Every bit of my dish was cooked perfectly and I devoured it. My wife’s Marrakech chicken was also good, but I was ignoring nearly everything else in the room as I emptied that papillote envelope into my face. Delicious.
Worth Every Penny
Sure, the cocktails aren’t cheap, and you won’t find half price apps during happy hour or the other bargains you can dig up around Vegas, but that’s not what Taverna Costera is about. You don’t need a huge meal if you get enough quality food. We could have eaten a wonderful meal for around $40 out the door if we hadn’t been gluttons, ordering an appetizer and drinks and then headed upstairs for more drinks and music, but I’m glad we made a night of it and enjoyed the space.
After dinner we met the woman who curates the art collection, most of which is for sale. This isn’t your typical coffee shop art with a few pencil drawings and some mediocre paintings by someone who lives down the street. I sell photo prints myself, and I can tell you that everything on the walls of Taverna is top notch.
The rooftop is a great space. Probably tough to enjoy in mid-July, or even on cold days in January, but for much of the year it will be a grand space, and there is live music every night starting at 8:30. The bartenders were friendly and knowledgeable and the drinks upstairs, though not as fancy as the restaurant options, were excellent. I’m definitely looking forward to spending some time on that rooftop and watching the arts district roll by on one side and the live music on the other.
The coffee shop, Dragon’s Alley, also offers take out made with the same fresh ingredients and for very reasonable prices. Definitely check them out if you just need a quick bite in the Arts District. A cold brew coffee and dragon noodles with shrimp for less than a twenty dollar bill? Yep, I’m in.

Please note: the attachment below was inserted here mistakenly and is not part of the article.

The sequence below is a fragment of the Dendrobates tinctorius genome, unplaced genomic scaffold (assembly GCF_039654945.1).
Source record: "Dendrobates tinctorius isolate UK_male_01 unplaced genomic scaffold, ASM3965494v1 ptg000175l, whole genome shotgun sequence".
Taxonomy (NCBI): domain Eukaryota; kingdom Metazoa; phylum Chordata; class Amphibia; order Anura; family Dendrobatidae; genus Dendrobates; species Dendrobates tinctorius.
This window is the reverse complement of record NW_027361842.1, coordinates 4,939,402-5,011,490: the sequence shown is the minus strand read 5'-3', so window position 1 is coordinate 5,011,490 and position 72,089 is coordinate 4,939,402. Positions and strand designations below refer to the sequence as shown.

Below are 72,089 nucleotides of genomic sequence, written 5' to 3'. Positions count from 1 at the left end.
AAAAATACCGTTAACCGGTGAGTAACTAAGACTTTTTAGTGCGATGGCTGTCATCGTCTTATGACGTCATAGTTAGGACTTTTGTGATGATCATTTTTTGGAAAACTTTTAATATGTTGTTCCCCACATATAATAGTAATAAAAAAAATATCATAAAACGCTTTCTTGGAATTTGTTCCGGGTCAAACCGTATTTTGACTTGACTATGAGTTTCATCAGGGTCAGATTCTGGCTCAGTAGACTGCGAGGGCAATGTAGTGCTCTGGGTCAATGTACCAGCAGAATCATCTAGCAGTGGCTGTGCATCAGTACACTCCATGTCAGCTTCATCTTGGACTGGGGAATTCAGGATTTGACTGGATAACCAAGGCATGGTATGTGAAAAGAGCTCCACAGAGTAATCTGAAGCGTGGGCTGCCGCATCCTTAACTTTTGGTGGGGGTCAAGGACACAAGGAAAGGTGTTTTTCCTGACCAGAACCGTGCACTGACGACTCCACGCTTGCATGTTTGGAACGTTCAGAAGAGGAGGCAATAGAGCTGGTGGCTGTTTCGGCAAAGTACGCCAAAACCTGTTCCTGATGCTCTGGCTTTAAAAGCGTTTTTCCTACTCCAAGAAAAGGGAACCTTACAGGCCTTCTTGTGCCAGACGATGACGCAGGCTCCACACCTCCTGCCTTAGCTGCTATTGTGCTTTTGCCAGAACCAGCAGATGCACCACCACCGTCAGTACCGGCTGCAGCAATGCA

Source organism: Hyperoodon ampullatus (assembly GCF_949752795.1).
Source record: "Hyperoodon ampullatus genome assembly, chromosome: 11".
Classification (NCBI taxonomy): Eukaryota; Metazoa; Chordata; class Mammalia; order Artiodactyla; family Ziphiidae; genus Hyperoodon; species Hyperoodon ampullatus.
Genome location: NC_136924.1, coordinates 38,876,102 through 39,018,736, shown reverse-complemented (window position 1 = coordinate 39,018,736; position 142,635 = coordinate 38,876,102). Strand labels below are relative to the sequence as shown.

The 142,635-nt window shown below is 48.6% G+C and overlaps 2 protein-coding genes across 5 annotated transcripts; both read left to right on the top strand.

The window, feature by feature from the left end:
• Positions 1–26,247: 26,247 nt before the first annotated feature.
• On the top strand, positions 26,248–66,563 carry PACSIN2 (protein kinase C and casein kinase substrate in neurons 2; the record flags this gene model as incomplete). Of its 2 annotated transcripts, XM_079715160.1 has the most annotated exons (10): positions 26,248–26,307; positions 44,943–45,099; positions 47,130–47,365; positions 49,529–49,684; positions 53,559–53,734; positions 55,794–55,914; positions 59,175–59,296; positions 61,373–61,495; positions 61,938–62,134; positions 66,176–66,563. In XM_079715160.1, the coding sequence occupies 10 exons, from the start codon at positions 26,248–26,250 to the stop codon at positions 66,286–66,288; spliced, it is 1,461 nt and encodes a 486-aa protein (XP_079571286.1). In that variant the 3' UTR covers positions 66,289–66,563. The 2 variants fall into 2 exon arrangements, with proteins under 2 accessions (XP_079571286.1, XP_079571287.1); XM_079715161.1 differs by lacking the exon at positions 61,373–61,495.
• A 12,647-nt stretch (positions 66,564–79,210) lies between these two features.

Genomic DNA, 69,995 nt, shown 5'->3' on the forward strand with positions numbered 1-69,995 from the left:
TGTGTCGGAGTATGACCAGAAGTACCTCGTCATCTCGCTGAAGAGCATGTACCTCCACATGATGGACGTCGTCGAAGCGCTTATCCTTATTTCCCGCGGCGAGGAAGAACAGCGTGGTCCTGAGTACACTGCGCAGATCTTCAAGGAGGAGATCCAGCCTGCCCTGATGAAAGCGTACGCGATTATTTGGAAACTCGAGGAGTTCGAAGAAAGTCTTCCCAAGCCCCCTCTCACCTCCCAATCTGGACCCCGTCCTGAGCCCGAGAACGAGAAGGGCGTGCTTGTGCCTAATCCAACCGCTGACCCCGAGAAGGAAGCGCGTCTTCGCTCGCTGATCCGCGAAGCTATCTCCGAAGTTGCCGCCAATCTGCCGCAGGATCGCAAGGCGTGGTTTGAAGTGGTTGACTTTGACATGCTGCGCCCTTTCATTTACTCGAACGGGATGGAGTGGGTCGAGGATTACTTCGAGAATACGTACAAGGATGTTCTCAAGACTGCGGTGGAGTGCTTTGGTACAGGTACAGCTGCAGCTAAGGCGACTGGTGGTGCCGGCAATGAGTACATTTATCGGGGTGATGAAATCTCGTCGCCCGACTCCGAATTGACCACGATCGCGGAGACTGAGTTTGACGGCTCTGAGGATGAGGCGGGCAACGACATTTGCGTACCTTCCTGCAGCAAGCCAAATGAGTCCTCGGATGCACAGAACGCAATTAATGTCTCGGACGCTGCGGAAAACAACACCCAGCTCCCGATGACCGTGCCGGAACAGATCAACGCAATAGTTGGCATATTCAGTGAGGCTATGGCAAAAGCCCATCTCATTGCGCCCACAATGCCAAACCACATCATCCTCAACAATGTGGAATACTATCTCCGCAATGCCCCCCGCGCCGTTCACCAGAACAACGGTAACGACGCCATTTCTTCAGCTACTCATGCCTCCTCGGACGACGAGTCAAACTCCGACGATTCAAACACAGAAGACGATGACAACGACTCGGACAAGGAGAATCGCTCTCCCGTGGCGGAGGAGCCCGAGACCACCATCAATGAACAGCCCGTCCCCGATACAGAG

Jeff gave us a tour of the building after dinner too. He’s a fascinating guy and a man of many talents who has chased his fascination and done what he loves his entire adult life. He has authored books on baseball card collecting and pot-limit Omaha, worked for the casino industry as an analyst and a writer, written tons of articles on a wide array of subjects, played live music, and is now retired from poker and enjoying life as a restauranteur.
Congratulations on finding life after poker Mr. Hwang, and for bringing a little joy to the lives of those who visit your space. I’m rooting for the place to succeed, partly because I didn’t get a chance to try the strawberry beignets, but also because I think Vegas could use more food like this. We have enough steakhouses, are inundated with “classic American fare” from famous chefs, and already have a wonderful selection of Asian and Latin influenced spots. But Mediterranean food with a light and zesty flare is a rare thing in Vegas. So rare that I had forgotten how much I loved the food on my trip to Greece. Thank you for reminding me my friend. I’ll be back soon.